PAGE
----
Do you know the word, homonculus? Translated in latin, it means small human. In the movement and neuroscience world it means, the motor cortex region of the cerebrum. Each area of our body has a density of nerves that receive sensory information and send out motor information.
This sculptural representation by Sharon Price-James demonstrates which parts of our body have the greatest density of nerves that receive and supply information. That density allows for a lot of incoming information (like proprioception) and a lot of fine tuning of outgoing information (piano playing, chewing, language) . Those parts that are most important to SURVIVAL are largest, right? Our hands, mouth, lips, and eyes, all valuable to finding and consuming food.
What is interesting is to note the parts of our body that have a less dense representation, and what we ask those parts to do (especially in yoga) in many forms of exercise.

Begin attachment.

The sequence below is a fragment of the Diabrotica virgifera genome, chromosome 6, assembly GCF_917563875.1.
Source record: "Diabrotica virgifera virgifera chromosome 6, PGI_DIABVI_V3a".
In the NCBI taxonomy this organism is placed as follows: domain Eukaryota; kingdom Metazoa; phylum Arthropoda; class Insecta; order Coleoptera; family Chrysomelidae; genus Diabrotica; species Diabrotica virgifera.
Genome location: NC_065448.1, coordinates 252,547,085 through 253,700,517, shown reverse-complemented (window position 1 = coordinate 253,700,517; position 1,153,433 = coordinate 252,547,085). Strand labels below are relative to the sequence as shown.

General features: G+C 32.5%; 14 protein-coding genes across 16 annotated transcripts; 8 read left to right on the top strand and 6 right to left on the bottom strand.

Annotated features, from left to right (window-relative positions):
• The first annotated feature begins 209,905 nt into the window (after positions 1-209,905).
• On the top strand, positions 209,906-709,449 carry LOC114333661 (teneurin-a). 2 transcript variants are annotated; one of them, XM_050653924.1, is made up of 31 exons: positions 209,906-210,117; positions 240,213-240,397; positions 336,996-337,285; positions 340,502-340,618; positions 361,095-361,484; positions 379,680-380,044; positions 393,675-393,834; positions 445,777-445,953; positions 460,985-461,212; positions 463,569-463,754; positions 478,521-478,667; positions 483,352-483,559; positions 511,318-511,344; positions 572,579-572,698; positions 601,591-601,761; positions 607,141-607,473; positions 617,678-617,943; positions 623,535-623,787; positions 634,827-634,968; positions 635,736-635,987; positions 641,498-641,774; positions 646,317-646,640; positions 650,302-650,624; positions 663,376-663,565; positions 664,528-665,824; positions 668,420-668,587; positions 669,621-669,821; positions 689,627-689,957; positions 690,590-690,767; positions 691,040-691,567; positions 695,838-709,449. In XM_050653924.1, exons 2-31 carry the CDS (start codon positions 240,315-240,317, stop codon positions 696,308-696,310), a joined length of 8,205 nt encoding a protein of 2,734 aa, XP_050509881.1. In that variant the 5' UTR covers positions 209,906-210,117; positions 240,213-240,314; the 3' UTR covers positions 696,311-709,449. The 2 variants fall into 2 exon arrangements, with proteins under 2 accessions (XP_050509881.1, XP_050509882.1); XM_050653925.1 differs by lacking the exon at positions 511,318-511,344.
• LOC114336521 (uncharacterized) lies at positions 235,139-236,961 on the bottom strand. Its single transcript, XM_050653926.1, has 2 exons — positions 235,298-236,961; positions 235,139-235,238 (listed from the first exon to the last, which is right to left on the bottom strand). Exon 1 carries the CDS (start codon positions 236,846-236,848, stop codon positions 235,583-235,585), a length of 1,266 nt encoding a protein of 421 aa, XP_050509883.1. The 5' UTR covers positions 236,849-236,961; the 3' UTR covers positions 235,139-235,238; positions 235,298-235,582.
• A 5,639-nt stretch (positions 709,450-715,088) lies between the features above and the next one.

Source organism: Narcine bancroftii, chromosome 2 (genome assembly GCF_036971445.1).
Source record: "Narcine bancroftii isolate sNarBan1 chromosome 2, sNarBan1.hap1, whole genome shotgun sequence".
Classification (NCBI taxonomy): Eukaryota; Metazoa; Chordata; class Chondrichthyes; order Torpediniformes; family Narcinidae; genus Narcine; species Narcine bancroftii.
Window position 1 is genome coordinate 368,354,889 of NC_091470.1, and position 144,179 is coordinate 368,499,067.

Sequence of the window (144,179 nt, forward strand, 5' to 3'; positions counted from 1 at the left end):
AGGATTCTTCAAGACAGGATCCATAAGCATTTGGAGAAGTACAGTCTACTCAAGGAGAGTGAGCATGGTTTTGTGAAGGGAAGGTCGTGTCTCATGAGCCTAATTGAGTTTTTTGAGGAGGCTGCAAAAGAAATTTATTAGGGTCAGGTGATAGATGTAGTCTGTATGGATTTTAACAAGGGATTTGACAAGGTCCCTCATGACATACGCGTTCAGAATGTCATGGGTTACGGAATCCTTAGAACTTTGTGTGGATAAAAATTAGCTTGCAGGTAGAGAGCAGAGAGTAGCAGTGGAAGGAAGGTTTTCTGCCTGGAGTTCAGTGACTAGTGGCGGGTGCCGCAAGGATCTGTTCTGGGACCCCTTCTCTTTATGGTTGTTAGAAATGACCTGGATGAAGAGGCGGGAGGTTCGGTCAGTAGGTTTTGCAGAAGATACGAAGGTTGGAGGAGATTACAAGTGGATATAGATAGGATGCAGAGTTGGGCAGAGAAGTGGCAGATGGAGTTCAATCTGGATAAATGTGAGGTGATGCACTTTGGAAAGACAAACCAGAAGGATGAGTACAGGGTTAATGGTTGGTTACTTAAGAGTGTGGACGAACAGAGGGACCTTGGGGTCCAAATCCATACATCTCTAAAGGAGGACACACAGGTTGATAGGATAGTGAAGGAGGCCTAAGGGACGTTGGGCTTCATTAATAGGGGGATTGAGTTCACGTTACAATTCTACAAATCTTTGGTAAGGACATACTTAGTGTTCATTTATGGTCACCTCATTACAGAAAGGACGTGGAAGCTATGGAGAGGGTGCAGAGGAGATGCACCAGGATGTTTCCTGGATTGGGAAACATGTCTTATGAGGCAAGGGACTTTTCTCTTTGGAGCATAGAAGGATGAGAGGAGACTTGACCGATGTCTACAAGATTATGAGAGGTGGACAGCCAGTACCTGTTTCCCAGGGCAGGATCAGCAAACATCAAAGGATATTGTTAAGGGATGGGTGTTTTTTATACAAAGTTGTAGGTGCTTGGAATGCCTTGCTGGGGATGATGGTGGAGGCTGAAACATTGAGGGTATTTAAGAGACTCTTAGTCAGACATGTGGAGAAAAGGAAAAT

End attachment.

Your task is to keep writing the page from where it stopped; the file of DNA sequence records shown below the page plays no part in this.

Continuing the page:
Let's take for example, our hips. If we go back to survival being the driver for density of sensory and motor supply, what we required from our hips in terms of sensory and motor was pretty low level, run, jump, squat, crawl, climb. All relatively large movements, explored related to function, not repeated in a class or gym setting over and over.
Compare this to a yoga flow class. Where potentially we are repeatedly moving through lunges, twists, or one leg postures, and pushing our bodies to extreme ranges of motion. That low density of proprioception and finely differentiated motor signals start to come into play. We have a really difficult time knowing where are hips are in space. Its challenging to make adjustments in hip and pelvic alignment without external stimuli.
However, our brain is plastic. And, by using a combination of external feedback, focused attention, repetition, and joy, we can change the density of those representations. Just think of the brains of professional dancers?
So try this, try to use your hands, straps, blocks, focused attention to really hone in on your hip/pelvis position in your movement practice. Try to change your brain!